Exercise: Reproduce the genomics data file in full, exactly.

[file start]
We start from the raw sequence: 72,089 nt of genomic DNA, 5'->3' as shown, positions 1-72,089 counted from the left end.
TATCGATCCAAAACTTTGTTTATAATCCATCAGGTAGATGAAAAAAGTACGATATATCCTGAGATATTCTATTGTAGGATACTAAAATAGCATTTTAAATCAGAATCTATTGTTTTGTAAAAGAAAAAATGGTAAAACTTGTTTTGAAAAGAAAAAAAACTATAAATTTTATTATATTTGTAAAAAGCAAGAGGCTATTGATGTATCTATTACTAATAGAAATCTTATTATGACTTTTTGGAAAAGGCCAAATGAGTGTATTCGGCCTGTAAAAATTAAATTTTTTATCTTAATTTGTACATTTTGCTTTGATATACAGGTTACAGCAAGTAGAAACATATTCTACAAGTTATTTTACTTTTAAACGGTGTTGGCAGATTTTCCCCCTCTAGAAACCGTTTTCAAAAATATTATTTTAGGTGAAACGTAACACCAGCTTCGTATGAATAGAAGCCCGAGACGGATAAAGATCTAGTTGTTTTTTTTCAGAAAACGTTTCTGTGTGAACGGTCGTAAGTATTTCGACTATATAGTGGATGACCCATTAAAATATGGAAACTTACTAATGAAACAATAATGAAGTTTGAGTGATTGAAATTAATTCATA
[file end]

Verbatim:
We start from the raw sequence: 72,089 nt of genomic DNA, 5'->3' as shown, positions 1-72,089 counted from the left end.
TATCGATCCAAAACTTTGTTTATAATCCATCAGGTAGATGAAAAAAGTACGATATATCCTGAGATATTCTATTGTAGGATACTAAAATAGCATTTTAAATCAGAATCTATTGTTTTGTAAAAGAAAAAATGGTAAAACTTGTTTTGAAAAGAAAAAAAACTATAAATTTTATTATATTTGTAAAAAGCAAGAGGCTATTGATGTATCTATTACTAATAGAAATCTTATTATGACTTTTTGGAAAAGGCCAAATGAGTGTATTCGGCCTGTAAAAATTAAATTTTTTATCTTAATTTGTACATTTTGCTTTGATATACAGGTTACAGCAAGTAGAAACATATTCTACAAGTTATTTTACTTTTAAACGGTGTTGGCAGATTTTCCCCCTCTAGAAACCGTTTTCAAAAATATTATTTTAGGTGAAACGTAACACCAGCTTCGTATGAATAGAAGCCCGAGACGGATAAAGATCTAGTTGTTTTTTTTCAGAAAACGTTTCTGTGTGAACGGTCGTAAGTATTTCGACTATATAGTGGATGACCCATTAAAATATGGAAACTTACTAATGAAACAATAATGAAGTTTGAGTGATTGAAATTAATTCATA